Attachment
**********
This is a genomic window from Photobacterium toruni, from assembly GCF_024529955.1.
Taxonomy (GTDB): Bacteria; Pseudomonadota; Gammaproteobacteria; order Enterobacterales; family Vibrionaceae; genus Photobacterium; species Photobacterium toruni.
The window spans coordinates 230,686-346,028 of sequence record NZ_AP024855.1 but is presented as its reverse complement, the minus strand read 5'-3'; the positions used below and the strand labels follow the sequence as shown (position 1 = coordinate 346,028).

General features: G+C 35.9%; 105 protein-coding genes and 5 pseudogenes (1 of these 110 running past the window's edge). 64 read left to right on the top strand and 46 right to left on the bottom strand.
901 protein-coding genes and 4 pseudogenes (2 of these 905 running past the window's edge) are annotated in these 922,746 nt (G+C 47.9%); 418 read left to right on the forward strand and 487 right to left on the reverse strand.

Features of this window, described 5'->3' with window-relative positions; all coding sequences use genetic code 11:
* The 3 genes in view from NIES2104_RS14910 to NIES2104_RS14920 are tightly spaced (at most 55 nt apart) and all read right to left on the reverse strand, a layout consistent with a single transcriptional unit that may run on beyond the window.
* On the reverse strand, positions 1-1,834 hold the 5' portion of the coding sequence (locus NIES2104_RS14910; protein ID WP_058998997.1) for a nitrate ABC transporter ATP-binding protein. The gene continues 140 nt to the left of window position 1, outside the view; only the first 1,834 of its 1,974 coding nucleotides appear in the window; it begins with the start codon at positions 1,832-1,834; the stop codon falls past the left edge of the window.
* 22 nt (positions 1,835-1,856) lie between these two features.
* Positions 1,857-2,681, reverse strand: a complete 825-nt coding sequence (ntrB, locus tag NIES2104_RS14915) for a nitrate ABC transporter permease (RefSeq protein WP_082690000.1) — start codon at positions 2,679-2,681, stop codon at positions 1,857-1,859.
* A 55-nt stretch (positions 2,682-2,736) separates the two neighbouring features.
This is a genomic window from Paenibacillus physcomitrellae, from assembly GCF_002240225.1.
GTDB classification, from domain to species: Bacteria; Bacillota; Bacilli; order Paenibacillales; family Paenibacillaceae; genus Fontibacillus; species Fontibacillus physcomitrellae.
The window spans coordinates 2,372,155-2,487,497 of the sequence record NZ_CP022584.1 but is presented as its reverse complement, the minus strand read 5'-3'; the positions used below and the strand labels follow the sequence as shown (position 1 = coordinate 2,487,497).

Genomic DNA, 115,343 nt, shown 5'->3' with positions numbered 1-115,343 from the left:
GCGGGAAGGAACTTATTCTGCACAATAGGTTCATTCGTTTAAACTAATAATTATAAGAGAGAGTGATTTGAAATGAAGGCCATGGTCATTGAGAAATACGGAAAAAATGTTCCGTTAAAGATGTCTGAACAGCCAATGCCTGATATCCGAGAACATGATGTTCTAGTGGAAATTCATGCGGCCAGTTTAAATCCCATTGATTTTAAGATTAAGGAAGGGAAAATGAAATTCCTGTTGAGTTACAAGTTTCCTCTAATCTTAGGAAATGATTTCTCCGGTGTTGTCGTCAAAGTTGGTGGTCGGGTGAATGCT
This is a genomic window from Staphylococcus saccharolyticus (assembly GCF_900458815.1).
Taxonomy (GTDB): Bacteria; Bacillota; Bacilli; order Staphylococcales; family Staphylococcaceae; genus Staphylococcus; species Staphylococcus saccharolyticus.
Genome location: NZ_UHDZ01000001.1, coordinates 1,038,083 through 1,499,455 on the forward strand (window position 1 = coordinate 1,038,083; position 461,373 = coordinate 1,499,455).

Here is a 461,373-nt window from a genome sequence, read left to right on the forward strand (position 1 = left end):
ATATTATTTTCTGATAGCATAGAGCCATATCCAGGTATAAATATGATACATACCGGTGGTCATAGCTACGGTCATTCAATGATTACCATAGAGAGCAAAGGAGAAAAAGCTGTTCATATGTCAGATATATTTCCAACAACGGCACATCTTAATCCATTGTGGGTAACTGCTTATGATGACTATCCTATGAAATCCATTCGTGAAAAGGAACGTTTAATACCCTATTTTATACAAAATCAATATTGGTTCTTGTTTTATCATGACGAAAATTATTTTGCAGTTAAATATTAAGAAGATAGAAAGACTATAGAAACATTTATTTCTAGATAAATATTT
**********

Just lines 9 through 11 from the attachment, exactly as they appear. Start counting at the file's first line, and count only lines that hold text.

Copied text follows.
* 22 nt (positions 1,835-1,856) lie between these two features.
* Positions 1,857-2,681, reverse strand: a complete 825-nt coding sequence (ntrB, locus tag NIES2104_RS14915) for a nitrate ABC transporter permease (RefSeq protein WP_082690000.1) — start codon at positions 2,679-2,681, stop codon at positions 1,857-1,859.
* A 55-nt stretch (positions 2,682-2,736) separates the two neighbouring features.